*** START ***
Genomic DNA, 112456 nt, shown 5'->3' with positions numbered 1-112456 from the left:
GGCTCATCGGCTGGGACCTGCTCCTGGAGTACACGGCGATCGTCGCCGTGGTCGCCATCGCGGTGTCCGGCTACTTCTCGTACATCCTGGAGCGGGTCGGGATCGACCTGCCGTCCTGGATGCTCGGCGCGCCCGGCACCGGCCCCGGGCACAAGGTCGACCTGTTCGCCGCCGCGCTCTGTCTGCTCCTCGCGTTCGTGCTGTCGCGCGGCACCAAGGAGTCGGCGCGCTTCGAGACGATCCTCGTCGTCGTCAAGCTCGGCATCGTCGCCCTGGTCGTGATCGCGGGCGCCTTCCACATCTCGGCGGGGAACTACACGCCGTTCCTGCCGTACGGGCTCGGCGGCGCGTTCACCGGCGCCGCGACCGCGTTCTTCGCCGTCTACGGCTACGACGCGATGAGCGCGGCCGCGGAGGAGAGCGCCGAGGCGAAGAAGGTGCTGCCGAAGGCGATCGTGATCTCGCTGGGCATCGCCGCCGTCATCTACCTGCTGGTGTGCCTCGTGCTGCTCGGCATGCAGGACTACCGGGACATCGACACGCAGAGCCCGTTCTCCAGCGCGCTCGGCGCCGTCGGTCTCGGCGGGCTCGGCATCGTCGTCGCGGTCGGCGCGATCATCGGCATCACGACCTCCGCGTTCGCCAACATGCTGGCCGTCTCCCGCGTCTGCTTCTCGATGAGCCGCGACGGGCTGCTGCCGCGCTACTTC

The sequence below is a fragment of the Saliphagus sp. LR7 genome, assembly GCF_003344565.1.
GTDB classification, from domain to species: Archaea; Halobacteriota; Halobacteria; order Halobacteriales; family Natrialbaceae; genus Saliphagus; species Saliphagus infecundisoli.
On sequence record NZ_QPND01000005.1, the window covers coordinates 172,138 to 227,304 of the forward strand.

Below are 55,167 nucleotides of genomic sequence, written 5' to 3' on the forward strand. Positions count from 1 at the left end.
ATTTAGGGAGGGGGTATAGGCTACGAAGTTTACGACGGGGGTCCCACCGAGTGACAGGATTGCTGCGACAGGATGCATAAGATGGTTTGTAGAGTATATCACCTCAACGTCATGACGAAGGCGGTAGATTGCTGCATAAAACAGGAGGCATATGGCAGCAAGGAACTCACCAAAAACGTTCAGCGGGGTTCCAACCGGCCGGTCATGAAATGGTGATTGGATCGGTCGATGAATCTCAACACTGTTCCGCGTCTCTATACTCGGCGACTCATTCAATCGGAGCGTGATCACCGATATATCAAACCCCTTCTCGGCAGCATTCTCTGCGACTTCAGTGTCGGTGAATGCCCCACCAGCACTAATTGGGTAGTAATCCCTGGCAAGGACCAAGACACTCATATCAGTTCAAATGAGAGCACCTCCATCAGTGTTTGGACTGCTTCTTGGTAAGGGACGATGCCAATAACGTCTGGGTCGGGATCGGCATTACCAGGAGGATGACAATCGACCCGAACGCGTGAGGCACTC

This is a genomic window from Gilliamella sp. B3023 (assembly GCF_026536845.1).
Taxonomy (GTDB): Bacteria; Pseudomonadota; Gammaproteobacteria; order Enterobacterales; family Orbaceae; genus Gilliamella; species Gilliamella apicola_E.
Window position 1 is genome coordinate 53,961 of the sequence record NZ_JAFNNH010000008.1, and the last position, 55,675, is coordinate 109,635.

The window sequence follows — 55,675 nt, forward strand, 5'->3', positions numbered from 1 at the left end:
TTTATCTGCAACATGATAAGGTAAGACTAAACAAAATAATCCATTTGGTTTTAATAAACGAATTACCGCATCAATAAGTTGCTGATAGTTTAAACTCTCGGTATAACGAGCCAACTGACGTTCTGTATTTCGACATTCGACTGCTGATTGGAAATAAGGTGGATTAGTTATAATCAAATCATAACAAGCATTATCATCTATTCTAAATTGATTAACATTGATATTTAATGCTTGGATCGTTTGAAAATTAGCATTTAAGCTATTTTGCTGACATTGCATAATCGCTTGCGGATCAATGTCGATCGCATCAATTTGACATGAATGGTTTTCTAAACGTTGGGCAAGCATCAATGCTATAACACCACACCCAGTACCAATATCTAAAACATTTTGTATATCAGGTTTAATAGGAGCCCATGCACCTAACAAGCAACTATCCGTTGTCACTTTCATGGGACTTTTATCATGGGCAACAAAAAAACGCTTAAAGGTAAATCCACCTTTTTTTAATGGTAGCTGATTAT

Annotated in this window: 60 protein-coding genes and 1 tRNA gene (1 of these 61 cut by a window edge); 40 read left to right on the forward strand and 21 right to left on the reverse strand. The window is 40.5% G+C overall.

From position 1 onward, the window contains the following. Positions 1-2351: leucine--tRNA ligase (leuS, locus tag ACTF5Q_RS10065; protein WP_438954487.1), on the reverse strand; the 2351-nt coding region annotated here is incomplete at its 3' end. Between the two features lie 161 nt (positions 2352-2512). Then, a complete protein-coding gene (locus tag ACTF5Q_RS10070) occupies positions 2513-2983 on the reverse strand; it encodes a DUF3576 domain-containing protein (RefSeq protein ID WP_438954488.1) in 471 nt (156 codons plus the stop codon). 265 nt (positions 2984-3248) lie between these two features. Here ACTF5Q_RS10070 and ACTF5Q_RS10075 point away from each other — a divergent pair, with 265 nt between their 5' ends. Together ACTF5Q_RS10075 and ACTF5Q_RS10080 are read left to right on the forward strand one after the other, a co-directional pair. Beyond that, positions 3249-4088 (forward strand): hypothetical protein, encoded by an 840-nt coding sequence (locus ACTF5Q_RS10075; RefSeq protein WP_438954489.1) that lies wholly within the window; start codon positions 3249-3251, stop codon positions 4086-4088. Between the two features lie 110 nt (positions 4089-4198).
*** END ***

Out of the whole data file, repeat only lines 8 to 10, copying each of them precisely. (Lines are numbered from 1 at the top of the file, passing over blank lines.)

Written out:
This is a genomic window from Gilliamella sp. B3023 (assembly GCF_026536845.1).
Taxonomy (GTDB): Bacteria; Pseudomonadota; Gammaproteobacteria; order Enterobacterales; family Orbaceae; genus Gilliamella; species Gilliamella apicola_E.
Window position 1 is genome coordinate 53,961 of the sequence record NZ_JAFNNH010000008.1, and the last position, 55,675, is coordinate 109,635.